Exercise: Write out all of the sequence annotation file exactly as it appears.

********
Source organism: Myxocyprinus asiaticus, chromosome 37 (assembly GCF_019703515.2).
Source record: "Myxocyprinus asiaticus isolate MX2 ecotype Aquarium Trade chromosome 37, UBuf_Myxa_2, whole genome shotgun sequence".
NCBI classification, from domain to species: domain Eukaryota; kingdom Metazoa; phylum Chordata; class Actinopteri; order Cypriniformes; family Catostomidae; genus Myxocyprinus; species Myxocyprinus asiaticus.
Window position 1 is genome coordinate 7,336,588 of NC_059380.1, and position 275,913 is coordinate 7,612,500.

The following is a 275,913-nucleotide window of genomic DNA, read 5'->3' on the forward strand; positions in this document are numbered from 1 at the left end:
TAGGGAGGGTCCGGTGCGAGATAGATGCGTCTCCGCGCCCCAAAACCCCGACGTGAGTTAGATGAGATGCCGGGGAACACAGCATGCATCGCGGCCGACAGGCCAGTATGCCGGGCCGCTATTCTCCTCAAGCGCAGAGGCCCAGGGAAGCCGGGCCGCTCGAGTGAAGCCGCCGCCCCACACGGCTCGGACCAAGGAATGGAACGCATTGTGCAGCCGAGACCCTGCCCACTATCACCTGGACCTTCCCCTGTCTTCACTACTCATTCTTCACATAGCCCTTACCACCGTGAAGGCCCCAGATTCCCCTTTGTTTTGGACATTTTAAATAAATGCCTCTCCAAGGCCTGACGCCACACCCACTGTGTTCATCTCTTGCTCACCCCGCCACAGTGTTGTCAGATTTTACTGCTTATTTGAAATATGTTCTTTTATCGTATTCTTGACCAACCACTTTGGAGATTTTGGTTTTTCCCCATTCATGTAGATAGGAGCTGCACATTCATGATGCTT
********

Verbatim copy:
Source organism: Myxocyprinus asiaticus, chromosome 37 (assembly GCF_019703515.2).
Source record: "Myxocyprinus asiaticus isolate MX2 ecotype Aquarium Trade chromosome 37, UBuf_Myxa_2, whole genome shotgun sequence".
NCBI classification, from domain to species: domain Eukaryota; kingdom Metazoa; phylum Chordata; class Actinopteri; order Cypriniformes; family Catostomidae; genus Myxocyprinus; species Myxocyprinus asiaticus.
Window position 1 is genome coordinate 7,336,588 of NC_059380.1, and position 275,913 is coordinate 7,612,500.

The following is a 275,913-nucleotide window of genomic DNA, read 5'->3' on the forward strand; positions in this document are numbered from 1 at the left end:
TAGGGAGGGTCCGGTGCGAGATAGATGCGTCTCCGCGCCCCAAAACCCCGACGTGAGTTAGATGAGATGCCGGGGAACACAGCATGCATCGCGGCCGACAGGCCAGTATGCCGGGCCGCTATTCTCCTCAAGCGCAGAGGCCCAGGGAAGCCGGGCCGCTCGAGTGAAGCCGCCGCCCCACACGGCTCGGACCAAGGAATGGAACGCATTGTGCAGCCGAGACCCTGCCCACTATCACCTGGACCTTCCCCTGTCTTCACTACTCATTCTTCACATAGCCCTTACCACCGTGAAGGCCCCAGATTCCCCTTTGTTTTGGACATTTTAAATAAATGCCTCTCCAAGGCCTGACGCCACACCCACTGTGTTCATCTCTTGCTCACCCCGCCACAGTGTTGTCAGATTTTACTGCTTATTTGAAATATGTTCTTTTATCGTATTCTTGACCAACCACTTTGGAGATTTTGGTTTTTCCCCATTCATGTAGATAGGAGCTGCACATTCATGATGCTT